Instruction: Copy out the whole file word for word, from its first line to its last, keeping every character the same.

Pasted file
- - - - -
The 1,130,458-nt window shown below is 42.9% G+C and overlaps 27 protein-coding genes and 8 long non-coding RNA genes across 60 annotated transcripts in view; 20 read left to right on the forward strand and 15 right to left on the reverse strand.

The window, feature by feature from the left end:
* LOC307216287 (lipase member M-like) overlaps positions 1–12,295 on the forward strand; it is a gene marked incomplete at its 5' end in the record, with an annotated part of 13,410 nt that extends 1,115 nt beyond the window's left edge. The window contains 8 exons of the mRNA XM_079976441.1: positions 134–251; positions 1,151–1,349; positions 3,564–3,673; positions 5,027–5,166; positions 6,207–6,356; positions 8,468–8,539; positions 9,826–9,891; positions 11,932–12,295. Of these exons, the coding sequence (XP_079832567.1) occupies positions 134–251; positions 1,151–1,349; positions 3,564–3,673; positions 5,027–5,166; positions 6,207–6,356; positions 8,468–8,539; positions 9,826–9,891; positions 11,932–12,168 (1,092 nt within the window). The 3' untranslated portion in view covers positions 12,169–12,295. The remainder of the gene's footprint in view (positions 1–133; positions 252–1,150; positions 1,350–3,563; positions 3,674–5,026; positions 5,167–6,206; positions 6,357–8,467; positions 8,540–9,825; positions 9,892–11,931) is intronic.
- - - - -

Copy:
The 1,130,458-nt window shown below is 42.9% G+C and overlaps 27 protein-coding genes and 8 long non-coding RNA genes across 60 annotated transcripts in view; 20 read left to right on the forward strand and 15 right to left on the reverse strand.

The window, feature by feature from the left end:
* LOC307216287 (lipase member M-like) overlaps positions 1–12,295 on the forward strand; it is a gene marked incomplete at its 5' end in the record, with an annotated part of 13,410 nt that extends 1,115 nt beyond the window's left edge. The window contains 8 exons of the mRNA XM_079976441.1: positions 134–251; positions 1,151–1,349; positions 3,564–3,673; positions 5,027–5,166; positions 6,207–6,356; positions 8,468–8,539; positions 9,826–9,891; positions 11,932–12,295. Of these exons, the coding sequence (XP_079832567.1) occupies positions 134–251; positions 1,151–1,349; positions 3,564–3,673; positions 5,027–5,166; positions 6,207–6,356; positions 8,468–8,539; positions 9,826–9,891; positions 11,932–12,168 (1,092 nt within the window). The 3' untranslated portion in view covers positions 12,169–12,295. The remainder of the gene's footprint in view (positions 1–133; positions 252–1,150; positions 1,350–3,563; positions 3,674–5,026; positions 5,167–6,206; positions 6,357–8,467; positions 8,540–9,825; positions 9,892–11,931) is intronic.